Iuliano is a French/Italian producer who is now based in Bangkok and just released his debut EP, Hidden Roots. It’s kind of all over the board, but in the best possible way. A while ago we profiled another new artist using the term “folktronica” to describe his work, so apparently this is a thing now. Swedish producer Metaspion’s Folktronica Schmolktronica, however, couldn’t be more different from Iuliano and his stripped-down approach to electronic music which, by the way, doesn’t really qualify as folk either.
It seems that Iuliano is not one to follow any particular paradigm when it comes to music and genre, yet his style is already very well defined on Hidden Roots. It’s quiet, minimal and shoegazey but not without a lot of emotive punch and style. The single that’s probably the most in line with EDM is the first that came out before the album, “Comfortable Lies.” This track has a quite discernable house beat, though it doesn’t start out that way. A bluesy acoustic guitar opens the track, and Iuliano’s vocals belie his French origins as they sound a lot like Thomas Mars from Phoenix. There’s a lot of indie pop cachet here as well, as everything on this track is seemingly upbeat and danceable, though again the vocals and lyrics tell a different tale.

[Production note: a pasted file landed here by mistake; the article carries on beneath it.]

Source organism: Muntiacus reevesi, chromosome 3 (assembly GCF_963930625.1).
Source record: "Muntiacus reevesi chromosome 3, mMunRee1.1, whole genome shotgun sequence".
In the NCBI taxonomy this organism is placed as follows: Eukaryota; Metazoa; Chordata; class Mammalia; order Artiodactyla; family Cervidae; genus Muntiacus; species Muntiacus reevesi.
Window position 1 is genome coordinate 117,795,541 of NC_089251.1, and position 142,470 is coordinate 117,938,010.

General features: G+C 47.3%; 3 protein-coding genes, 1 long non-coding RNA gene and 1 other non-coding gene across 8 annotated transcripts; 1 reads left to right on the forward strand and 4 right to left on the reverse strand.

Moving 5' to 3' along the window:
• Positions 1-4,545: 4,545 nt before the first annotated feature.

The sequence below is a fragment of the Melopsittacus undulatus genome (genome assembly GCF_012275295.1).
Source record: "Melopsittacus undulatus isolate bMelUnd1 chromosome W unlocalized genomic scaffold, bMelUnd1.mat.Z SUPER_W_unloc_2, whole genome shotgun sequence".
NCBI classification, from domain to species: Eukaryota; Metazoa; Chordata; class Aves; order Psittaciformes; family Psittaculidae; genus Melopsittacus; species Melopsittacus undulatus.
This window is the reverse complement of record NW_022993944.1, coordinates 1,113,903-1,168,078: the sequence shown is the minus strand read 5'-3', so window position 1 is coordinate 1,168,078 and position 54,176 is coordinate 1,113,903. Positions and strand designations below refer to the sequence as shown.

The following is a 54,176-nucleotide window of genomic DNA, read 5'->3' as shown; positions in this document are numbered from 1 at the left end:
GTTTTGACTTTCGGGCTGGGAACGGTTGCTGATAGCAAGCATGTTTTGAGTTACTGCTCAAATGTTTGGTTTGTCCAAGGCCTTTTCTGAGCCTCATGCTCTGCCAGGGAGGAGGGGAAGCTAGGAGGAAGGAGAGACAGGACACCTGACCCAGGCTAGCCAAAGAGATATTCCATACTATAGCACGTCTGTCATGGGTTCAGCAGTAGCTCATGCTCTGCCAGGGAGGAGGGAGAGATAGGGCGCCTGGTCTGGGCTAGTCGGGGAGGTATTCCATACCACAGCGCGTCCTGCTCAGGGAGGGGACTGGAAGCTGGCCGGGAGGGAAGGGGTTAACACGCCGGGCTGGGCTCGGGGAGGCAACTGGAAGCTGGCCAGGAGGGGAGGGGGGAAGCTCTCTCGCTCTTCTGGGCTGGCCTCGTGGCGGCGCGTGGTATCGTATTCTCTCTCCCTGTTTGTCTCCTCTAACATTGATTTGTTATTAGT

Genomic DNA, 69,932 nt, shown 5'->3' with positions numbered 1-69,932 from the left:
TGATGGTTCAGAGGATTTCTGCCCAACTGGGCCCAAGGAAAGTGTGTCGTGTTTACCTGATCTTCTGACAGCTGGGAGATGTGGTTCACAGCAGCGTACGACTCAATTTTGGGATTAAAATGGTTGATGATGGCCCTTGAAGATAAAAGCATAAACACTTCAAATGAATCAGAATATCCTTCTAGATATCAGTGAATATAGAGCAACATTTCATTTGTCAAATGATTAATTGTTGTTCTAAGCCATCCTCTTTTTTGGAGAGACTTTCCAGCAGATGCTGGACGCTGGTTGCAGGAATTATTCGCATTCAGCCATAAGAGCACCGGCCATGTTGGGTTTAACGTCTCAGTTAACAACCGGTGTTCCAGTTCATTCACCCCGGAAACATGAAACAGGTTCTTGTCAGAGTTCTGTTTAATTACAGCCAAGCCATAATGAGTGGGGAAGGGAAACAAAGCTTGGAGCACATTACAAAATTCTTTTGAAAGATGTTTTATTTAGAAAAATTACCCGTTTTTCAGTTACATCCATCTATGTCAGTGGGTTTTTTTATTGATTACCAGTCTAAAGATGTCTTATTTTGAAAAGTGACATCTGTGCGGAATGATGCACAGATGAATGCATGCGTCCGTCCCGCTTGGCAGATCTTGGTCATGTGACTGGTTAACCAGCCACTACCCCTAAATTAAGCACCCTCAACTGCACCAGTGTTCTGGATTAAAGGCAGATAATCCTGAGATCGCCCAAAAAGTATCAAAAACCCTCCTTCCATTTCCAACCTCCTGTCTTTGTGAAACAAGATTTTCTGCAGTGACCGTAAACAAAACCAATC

Other highlights of this six-track EP are the other two singles that were released before the album. “Who Knows” also starts out with a folk guitar and remains that way for most of the verse, but the beautiful and ambient cacophony that is the chorus is completely surprising and will give give listeners goosebumps.
The most recent single and video is the title track and may be the most poignant of the album. This track’s folk accents are more of the country ilk and the electronic elemnts are very subtle but nonetheless there. “The Hidden Root” really shows that despite having a lot of influences, Iuliano’s style is unique and he’s really just going to take it wherever he wants, genre and style notwithstanding.
Pointing to other trailblazers like Moby, Daft Punk, Beck and Bjork, this isn’t necessarily a bad thing. It’s clear based on the passionate technical videos on his YouTube page and the quality of his work so far that Iuliano may join that group of trailblazers, so it might be good to get in on the ground floor, where the “roots” are, so to speak.